Your husband has a low EF but that does not necessarily mean he has symptoms.
Apparently, for his daily activities (including the running), the total amount of blood pumped is still enough to meet his body's needs.
I would not call his heart weak but rather call it a strong heart.
Why did they put him on BP meds when his BP is already "ideal"?
That's what we're wondering. The doctors said the ramipril is not just for blood pressure but is also for his weak heart to see if it improves the EF. They've sent him for additional tests and even recommended a higher dose of ramipril despite the fact that his oxygen level was 114 when he did the bicycle test. The doctor kept talking about him being in a state of heart failure which is very unsettling.
I agree with Tacolino.
Ramipril is an ACE inhibitor. Studies have demonstrated the benefits of ACE inhibitors for people with lower EF (for patients with as well as for patients without symptoms).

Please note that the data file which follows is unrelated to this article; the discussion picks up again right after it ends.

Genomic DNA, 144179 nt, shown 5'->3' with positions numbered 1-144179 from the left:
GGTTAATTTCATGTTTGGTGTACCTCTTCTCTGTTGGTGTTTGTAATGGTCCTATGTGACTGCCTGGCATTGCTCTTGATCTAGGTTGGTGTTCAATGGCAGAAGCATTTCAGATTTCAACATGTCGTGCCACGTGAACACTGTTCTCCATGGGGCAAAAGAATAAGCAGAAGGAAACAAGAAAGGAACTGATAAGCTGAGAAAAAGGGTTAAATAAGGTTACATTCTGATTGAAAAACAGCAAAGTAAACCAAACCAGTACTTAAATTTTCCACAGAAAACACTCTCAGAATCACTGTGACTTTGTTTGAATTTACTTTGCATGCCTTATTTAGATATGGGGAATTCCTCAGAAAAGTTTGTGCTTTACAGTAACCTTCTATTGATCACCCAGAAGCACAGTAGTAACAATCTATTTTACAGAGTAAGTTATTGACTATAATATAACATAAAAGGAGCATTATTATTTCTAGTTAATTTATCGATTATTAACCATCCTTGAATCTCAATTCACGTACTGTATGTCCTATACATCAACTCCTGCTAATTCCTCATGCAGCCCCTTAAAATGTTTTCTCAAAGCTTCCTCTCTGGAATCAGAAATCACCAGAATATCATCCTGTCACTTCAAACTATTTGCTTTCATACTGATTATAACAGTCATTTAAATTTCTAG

If till now only an echo was made, it seems advisable to do further testing to find the cause of the low EF.
Yes, the term "heart failure" sounds unsettling That is however the term cardiologists use when EF is below 40%.
Keep in mind that EF can go up again, although mainly in those cases where there was clear cause (i.e. high BP).
One possible side effect of the ramipril could be a very low BP.
It is so encouraging that medication can actually result in the EF going up again. I don't think that was clearly explained to us.
My husband is reluctant to go any higher with the ramipril dosage because his blood pressure is now around 106/70. They're recommending 5 mg per day up from 2.5 which is where he started a couple of months ago. He feels 5 mg per day makes him woozy, but I suspect it's his imagination. He's always been averse to taking prescription drugs.